Horror: Modern V. Classics


Spooky-Man, a photo by Brent Allan Johnson

Brent Johnson, Editor-at-large

I recently had my first Pumpkin Spice Latte from Starbucks while I was working an eight-hour shift at a job I hate. It was overly sweet, and its flavor was horrendous. Of course, I am a coffee purist. I believe coffee should contain two ingredients: coffee and milk. Fifty grams of sugar—which isn’t a hyperbolic number, look it up—is an inappropriate addition to a drink that is naturally bitter. All the added sugar does is take away from what makes coffee great.


Why am I talking about, of all things, Pumpkin Spice Lattes in an article titled “Horror: Modern V. Classics”? I’m creating a comparison, which I admit is rather pretentious, where modern horror is the Pumpkin Spice Latte.


The truth of horror is that there is no movie that can actually scare an audience, and modern horror companies have realized this. Horror has become a genre of excess. This was sparked by John Carpenter’s Halloween—a film that is in no way excess—which created a subgenre of an audience that rests in the canals of horror: Kill-Counters. These people are attracted to grotesque violence in horror films and, as the name implies, count and rank the kills in horror films. Halloween is a slasher, and the appeal of slashers came from the ways that the slasher murders a victim. 


This fascination can be traced to one iconic kill: Michael Meyers impossibly pinning a victim to a kitchen cupboard with a knife. It is an awesome moment, I must admit. It set the precedent for creative murder, and Hollywood recognized that audiences loved it. Friday the 13th and Nightmare on Elm Street are direct attempts to amuse that fascination with creative murder. This is when horror became excessive—that fifty grams of sugar, if you will.


Of course, there is a time and place for these sugar-filled films. I love Nightmare on Elm Street and other films like it. Sometimes I like sugar. But if I’m looking for something with substance, something that’ll give vaillant attempts to horrify me, I like my coffee bitter. The Shining (look, the film kid mentioned The Shining!) is truly scary, and not because it’s vile and violent, but because it’s abstract. It gives room for the audience to think, and that is where true horror lies: the unknown.


Look at Nightmare on Elm Street, for example. It isn’t a thoughtful film. It’s fun, it’s creepy, it’s well-written, and its violence is insanely brilliant, but it doesn’t let you think. There’s nothing in the film that’s abstract. It doesn’t give you room to think. It tells you what it is, and it does it loud. Freddy Kruger is a great villain, but he’s not scary. The film lays its cards plainly on the table, thereby making the film ten times less scary than it could be.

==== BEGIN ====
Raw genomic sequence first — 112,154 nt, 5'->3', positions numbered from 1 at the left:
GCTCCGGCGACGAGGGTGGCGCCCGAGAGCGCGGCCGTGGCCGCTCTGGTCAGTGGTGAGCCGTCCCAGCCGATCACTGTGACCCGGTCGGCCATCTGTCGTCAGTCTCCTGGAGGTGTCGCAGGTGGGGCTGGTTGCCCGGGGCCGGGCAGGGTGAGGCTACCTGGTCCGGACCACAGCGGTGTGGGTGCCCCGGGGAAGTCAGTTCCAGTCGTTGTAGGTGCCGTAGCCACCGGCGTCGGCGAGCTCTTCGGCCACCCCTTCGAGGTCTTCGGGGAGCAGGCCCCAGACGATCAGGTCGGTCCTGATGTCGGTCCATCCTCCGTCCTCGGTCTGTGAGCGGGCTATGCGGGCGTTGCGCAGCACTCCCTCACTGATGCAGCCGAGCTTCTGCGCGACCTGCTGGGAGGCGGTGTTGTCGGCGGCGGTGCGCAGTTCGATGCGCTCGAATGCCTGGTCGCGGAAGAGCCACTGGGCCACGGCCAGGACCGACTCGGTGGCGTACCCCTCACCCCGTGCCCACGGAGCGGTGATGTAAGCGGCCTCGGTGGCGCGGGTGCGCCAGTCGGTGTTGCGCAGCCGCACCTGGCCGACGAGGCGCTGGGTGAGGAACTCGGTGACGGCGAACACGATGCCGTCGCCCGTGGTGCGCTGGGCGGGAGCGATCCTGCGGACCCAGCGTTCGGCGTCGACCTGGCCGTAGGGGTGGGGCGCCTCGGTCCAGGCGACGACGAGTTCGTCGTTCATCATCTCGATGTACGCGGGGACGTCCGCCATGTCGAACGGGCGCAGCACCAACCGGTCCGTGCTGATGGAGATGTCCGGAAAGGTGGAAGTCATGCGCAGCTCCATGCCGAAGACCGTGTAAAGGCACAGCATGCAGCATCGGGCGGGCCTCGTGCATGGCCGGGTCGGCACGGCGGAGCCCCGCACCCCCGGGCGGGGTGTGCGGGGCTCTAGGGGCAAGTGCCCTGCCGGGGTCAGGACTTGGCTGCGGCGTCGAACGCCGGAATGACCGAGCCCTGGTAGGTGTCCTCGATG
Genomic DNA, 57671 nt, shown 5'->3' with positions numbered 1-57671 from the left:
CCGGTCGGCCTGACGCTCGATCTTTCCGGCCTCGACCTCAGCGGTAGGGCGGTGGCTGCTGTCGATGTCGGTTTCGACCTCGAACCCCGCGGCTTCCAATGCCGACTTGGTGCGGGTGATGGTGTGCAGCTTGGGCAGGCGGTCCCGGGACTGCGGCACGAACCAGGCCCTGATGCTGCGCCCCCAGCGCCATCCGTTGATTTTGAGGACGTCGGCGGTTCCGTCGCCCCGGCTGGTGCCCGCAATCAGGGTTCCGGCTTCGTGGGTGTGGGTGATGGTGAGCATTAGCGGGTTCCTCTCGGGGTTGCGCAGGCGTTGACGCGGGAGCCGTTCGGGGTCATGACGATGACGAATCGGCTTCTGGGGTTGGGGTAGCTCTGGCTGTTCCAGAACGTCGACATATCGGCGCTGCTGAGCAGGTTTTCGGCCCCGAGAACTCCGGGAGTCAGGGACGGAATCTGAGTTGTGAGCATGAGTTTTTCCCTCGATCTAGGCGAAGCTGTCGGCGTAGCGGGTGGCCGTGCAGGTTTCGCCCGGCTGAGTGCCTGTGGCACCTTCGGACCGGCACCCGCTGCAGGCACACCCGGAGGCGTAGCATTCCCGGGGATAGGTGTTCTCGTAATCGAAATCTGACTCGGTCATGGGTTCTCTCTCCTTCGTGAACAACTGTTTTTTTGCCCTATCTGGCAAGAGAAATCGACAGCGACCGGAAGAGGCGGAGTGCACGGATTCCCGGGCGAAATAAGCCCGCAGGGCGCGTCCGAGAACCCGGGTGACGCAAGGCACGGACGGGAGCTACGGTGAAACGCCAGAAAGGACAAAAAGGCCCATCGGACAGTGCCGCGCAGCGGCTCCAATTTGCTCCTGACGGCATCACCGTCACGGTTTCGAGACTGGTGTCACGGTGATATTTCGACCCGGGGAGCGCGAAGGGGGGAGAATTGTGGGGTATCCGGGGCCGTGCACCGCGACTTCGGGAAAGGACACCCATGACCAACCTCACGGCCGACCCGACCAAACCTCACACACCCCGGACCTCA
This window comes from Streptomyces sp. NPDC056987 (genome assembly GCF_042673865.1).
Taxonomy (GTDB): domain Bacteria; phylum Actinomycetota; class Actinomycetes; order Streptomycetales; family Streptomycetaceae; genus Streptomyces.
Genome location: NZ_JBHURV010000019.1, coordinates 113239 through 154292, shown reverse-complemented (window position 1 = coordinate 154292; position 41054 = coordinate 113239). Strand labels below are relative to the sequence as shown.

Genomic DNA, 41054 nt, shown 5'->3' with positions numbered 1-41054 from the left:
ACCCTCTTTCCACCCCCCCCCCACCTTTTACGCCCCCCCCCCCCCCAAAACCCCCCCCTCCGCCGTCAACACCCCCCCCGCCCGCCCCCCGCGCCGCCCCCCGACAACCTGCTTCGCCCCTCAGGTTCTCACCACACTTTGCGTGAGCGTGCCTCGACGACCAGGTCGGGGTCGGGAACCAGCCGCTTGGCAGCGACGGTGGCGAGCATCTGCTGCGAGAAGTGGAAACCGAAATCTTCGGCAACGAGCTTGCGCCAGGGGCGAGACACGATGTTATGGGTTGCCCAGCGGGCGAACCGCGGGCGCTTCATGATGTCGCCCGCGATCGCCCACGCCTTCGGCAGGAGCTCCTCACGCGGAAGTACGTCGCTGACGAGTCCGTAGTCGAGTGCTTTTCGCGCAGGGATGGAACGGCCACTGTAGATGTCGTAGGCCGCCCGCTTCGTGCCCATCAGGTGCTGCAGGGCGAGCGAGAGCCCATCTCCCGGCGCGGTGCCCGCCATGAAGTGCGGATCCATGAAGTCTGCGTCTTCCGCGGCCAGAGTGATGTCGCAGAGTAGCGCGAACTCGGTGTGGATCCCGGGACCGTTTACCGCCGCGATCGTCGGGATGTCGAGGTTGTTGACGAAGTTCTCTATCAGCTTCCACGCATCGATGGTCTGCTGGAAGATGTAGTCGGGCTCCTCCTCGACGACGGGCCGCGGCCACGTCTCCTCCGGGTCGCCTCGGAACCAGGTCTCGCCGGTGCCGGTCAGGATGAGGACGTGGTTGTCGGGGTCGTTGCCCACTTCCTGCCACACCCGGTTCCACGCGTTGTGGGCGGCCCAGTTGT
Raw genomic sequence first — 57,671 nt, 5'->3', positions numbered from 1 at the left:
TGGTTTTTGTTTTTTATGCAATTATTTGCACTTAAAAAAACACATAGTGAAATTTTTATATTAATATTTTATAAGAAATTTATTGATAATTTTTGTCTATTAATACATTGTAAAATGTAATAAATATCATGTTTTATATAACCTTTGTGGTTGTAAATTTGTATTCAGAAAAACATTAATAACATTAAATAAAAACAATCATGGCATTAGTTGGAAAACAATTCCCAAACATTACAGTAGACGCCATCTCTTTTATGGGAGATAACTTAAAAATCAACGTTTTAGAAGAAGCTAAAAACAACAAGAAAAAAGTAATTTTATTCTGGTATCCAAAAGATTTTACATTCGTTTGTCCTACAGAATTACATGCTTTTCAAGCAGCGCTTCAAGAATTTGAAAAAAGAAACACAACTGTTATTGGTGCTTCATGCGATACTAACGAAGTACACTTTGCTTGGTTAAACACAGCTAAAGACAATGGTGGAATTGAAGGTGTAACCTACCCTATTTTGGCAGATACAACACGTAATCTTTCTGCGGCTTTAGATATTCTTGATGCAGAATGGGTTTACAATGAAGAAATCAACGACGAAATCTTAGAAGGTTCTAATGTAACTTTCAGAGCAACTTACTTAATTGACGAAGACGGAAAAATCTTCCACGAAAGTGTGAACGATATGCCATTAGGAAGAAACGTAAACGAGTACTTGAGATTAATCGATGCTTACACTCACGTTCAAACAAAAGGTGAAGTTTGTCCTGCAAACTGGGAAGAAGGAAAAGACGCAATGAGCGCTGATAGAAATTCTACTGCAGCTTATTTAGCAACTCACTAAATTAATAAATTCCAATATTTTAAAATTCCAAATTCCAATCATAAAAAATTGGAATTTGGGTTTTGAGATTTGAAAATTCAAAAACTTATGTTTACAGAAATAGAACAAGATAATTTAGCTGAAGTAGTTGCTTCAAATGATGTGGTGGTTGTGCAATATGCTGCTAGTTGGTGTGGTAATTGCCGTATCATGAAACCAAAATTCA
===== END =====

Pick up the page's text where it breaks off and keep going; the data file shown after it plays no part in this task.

There is precisely one film that can be both grotesque and abstract. John Carpenter’s The Thing is one of the grossest horror films that manages to still be bitter. The film lays the world’s rules down, and it plays with them quite well. Then, at the very end, it uses those rules to throw the audience for a loop. Sure, it isn’t as poetic as The Shining, but it is what a good horror film should strive to achieve.


So what have we learned? I’m not sure. I think it’s something about filmmaking that no one cares about. You and I both know you’ll continue to watch your sugary horror movies and I will continue complaining about it. What good can a pretentious high school journalist do to sway anyone’s mind on the matter? No one reads us, anyway.


Before I leave you to your sugar, I will recommend a short list of bitter horror films to watch this Halloween. Maybe it’ll help you see what I’m saying with this article.


Misery, Silence of the Lambs, The Thing (1982), Halloween, American Psycho (no, he literally isn’t me), Se7en, Eraserhead, Blue Velvet, Apocalypse Now, 2001: A Space Odyssey, and, of course, The Shining.


And why not throw The Rocky Horror Picture Show in there. It isn’t the slightest bit scary, but the music is awesome and it’s perfect for the Halloween season.